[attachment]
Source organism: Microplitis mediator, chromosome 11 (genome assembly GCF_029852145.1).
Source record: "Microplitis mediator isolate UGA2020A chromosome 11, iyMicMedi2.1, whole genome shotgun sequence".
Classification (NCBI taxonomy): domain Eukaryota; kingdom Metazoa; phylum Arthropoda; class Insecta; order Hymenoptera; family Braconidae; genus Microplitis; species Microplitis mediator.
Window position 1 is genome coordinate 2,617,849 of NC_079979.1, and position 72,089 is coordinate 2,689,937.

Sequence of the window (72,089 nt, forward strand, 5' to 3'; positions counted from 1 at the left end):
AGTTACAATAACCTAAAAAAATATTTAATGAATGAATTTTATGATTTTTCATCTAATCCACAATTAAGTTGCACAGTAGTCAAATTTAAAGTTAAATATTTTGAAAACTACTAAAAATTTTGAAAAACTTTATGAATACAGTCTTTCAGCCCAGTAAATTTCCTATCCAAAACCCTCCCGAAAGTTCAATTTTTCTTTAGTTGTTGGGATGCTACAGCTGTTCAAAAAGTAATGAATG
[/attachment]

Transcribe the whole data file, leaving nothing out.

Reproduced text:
Source organism: Microplitis mediator, chromosome 11 (genome assembly GCF_029852145.1).
Source record: "Microplitis mediator isolate UGA2020A chromosome 11, iyMicMedi2.1, whole genome shotgun sequence".
Classification (NCBI taxonomy): domain Eukaryota; kingdom Metazoa; phylum Arthropoda; class Insecta; order Hymenoptera; family Braconidae; genus Microplitis; species Microplitis mediator.
Window position 1 is genome coordinate 2,617,849 of NC_079979.1, and position 72,089 is coordinate 2,689,937.

Sequence of the window (72,089 nt, forward strand, 5' to 3'; positions counted from 1 at the left end):
AGTTACAATAACCTAAAAAAATATTTAATGAATGAATTTTATGATTTTTCATCTAATCCACAATTAAGTTGCACAGTAGTCAAATTTAAAGTTAAATATTTTGAAAACTACTAAAAATTTTGAAAAACTTTATGAATACAGTCTTTCAGCCCAGTAAATTTCCTATCCAAAACCCTCCCGAAAGTTCAATTTTTCTTTAGTTGTTGGGATGCTACAGCTGTTCAAAAAGTAATGAATG